It shows many different technologies, a great example of polyglot persistence ūüôā

Klout uses a lot of Hadoop. It’s used to collect signals coming from different Signal Collectors (one for each social network i suppose). Procedure to enhance data are written using Pig and Hive¬†used also for data warehouse.

Currently MySQL is used only to collect user registrations, ingested into the data warehouse system. In the past they use it as bridge between the data warehouse and their “Cube“, a¬†Microsoft SQL Server Analysis Services (SSAS). They use it for Business Intelligence with Excel and other custom apps. On 2011 data were migrated using Sqoop. Now they can leverage on¬†Microsoft‚Äôs Hive ODBC driver and MySQL isn’t used anymore.

Website and mobile app are based on the Klout API. Data is collected from the data warehouse and stored into HBase (users profile and score) and MongoDB (interaction between users). ElasticSearch is used as search index.

Most of custom components are written in Scala. The only exception is the website, written in Javascript/Node.js.

In the end Klout is probably the biggest company working both using open source tools coming from the Hadoop ecosystem and Microsoft tools. The Hadoop version for Windows Azure, developed in pair with Hortonworks, is probably the first product of this collaboration.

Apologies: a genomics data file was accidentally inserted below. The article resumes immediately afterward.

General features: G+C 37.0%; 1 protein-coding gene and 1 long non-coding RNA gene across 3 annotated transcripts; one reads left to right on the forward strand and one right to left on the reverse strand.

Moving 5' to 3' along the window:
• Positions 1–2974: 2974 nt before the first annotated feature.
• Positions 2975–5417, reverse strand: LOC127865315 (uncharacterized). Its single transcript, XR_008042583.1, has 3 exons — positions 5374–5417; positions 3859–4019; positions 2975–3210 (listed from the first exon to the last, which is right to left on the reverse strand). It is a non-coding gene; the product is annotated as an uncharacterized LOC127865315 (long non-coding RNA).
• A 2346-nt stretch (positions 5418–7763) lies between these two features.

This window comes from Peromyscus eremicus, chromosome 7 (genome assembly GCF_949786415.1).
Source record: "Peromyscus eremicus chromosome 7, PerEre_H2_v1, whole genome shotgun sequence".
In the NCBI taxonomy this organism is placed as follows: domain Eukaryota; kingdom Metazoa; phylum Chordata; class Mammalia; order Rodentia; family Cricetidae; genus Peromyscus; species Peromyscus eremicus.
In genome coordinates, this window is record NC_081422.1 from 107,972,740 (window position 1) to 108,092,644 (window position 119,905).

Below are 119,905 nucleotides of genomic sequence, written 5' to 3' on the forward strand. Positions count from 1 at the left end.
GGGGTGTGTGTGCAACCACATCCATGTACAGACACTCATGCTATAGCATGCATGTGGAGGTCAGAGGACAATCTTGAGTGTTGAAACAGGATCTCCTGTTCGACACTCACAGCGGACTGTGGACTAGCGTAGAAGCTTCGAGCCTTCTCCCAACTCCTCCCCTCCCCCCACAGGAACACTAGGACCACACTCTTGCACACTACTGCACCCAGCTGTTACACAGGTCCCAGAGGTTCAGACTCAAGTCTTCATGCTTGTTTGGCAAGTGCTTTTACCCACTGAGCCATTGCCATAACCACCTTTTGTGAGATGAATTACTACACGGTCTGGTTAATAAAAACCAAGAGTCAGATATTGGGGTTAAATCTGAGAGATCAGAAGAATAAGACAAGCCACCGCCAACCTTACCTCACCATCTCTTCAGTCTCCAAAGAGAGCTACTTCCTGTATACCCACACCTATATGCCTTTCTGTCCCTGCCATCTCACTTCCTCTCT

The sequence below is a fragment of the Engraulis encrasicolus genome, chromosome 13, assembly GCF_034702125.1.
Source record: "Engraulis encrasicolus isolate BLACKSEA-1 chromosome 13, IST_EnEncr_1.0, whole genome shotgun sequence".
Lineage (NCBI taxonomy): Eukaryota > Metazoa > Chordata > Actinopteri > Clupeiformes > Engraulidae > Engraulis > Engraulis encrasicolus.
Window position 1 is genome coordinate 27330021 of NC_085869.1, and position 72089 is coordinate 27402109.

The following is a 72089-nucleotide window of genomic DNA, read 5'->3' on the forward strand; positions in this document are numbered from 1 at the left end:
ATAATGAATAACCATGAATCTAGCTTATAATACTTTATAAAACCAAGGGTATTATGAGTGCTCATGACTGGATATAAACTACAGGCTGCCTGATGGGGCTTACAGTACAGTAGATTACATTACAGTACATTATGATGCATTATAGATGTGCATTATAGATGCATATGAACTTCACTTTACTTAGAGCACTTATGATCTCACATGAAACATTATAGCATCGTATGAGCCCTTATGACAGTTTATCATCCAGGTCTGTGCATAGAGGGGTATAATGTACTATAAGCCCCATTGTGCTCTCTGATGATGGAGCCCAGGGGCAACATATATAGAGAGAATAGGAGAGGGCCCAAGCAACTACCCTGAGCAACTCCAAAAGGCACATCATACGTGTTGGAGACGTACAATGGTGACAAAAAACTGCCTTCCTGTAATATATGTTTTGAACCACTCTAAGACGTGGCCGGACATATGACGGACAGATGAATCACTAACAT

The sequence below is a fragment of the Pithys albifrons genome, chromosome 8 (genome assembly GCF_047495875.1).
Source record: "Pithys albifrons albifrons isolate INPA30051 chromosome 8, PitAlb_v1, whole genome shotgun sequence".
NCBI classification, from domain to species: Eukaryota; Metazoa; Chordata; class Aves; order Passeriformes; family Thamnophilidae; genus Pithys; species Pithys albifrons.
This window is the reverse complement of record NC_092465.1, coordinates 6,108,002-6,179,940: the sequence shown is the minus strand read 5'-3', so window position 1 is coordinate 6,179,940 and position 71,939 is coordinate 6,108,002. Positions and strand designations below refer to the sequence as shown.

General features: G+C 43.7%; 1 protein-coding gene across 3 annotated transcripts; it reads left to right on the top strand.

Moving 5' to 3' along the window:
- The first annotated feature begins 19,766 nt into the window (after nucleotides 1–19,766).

YouPorn is one of the most visited porn site on the web. I applied for a job as developer in 2009 because of a post who talk about its technological stack.

I heard again about its infrastructure because, about an year ago, @ErikPickupYP spoke about the great switchover at CooFoo and @antirez tweet some details regarding datastore. The development team rewrote the entire site using Redis as primary database.

Original stack was based on Perl and Catalyst and powered the site from 2006 to 2011. After acquisition they rewrote the site using a well designed LAMP stack.

The chosen framework is Symfony2 (which uses Doctrine as ORM) running over nginx with PHP-FPM helped by Varnish (speed up requests, manage cache and check servers status) and HAProxy (load balance and health check of servers). Syslog-ng handle logs. They maintain two pools of servers: a write pool with a fail-over to backup-Master and a read pool will servers except the master.

Datastore is the most interesting part. Initially they used MySQL but more than 200 million of pageviews and 300K query per second are too much to be handled using only MySQL. First try was to add ActiveMQ to enqueue writes but a separate Java infrastructure is too expensive to be maintained. Finally they add Redis in front of MySQL and use it as main datastore.

Now all reads come from Redis.¬†MySQL is used to allow the building new sorted sets as requirements change and it’s highly normalized because it‚Äôs not used directly for the site.¬†After the switchover additional Redis nodes were added, not because Redis was overworked, but because the network cards couldn’t keep up with Redis ūüėÄ

Lists are stored in a sorted set and MySQL is used as source to rebuild them when needed. Pipelining allows Redis to be faster and Append-only-file (AOF) is an efficient strategy to easily backup data.

In the end YouPorn uses a LAMP stack “on-steroids” which smartly uses Redis and other modern¬†middlewares.